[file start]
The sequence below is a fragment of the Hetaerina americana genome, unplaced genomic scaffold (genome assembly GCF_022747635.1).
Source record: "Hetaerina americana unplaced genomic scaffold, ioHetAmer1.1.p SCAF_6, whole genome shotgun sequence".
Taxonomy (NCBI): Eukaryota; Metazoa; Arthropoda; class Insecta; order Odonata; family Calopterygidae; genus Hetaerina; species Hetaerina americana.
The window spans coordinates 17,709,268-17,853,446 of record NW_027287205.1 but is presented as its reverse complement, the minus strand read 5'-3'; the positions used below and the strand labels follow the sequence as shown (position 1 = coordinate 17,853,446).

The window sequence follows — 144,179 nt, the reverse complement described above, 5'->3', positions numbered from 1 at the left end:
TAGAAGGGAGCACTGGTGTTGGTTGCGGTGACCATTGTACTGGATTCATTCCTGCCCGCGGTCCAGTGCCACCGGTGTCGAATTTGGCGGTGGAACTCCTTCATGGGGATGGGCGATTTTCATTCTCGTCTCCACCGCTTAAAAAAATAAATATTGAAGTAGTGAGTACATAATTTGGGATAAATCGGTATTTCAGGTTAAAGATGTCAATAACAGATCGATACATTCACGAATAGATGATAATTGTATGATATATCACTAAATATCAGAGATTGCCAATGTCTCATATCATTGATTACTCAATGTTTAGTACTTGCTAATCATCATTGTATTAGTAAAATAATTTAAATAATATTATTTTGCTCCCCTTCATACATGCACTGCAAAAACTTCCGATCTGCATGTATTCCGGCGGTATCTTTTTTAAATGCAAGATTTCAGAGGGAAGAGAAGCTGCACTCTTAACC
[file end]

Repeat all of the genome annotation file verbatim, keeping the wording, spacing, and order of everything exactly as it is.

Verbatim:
The sequence below is a fragment of the Hetaerina americana genome, unplaced genomic scaffold (genome assembly GCF_022747635.1).
Source record: "Hetaerina americana unplaced genomic scaffold, ioHetAmer1.1.p SCAF_6, whole genome shotgun sequence".
Taxonomy (NCBI): Eukaryota; Metazoa; Arthropoda; class Insecta; order Odonata; family Calopterygidae; genus Hetaerina; species Hetaerina americana.
The window spans coordinates 17,709,268-17,853,446 of record NW_027287205.1 but is presented as its reverse complement, the minus strand read 5'-3'; the positions used below and the strand labels follow the sequence as shown (position 1 = coordinate 17,853,446).

The window sequence follows — 144,179 nt, the reverse complement described above, 5'->3', positions numbered from 1 at the left end:
TAGAAGGGAGCACTGGTGTTGGTTGCGGTGACCATTGTACTGGATTCATTCCTGCCCGCGGTCCAGTGCCACCGGTGTCGAATTTGGCGGTGGAACTCCTTCATGGGGATGGGCGATTTTCATTCTCGTCTCCACCGCTTAAAAAAATAAATATTGAAGTAGTGAGTACATAATTTGGGATAAATCGGTATTTCAGGTTAAAGATGTCAATAACAGATCGATACATTCACGAATAGATGATAATTGTATGATATATCACTAAATATCAGAGATTGCCAATGTCTCATATCATTGATTACTCAATGTTTAGTACTTGCTAATCATCATTGTATTAGTAAAATAATTTAAATAATATTATTTTGCTCCCCTTCATACATGCACTGCAAAAACTTCCGATCTGCATGTATTCCGGCGGTATCTTTTTTAAATGCAAGATTTCAGAGGGAAGAGAAGCTGCACTCTTAACC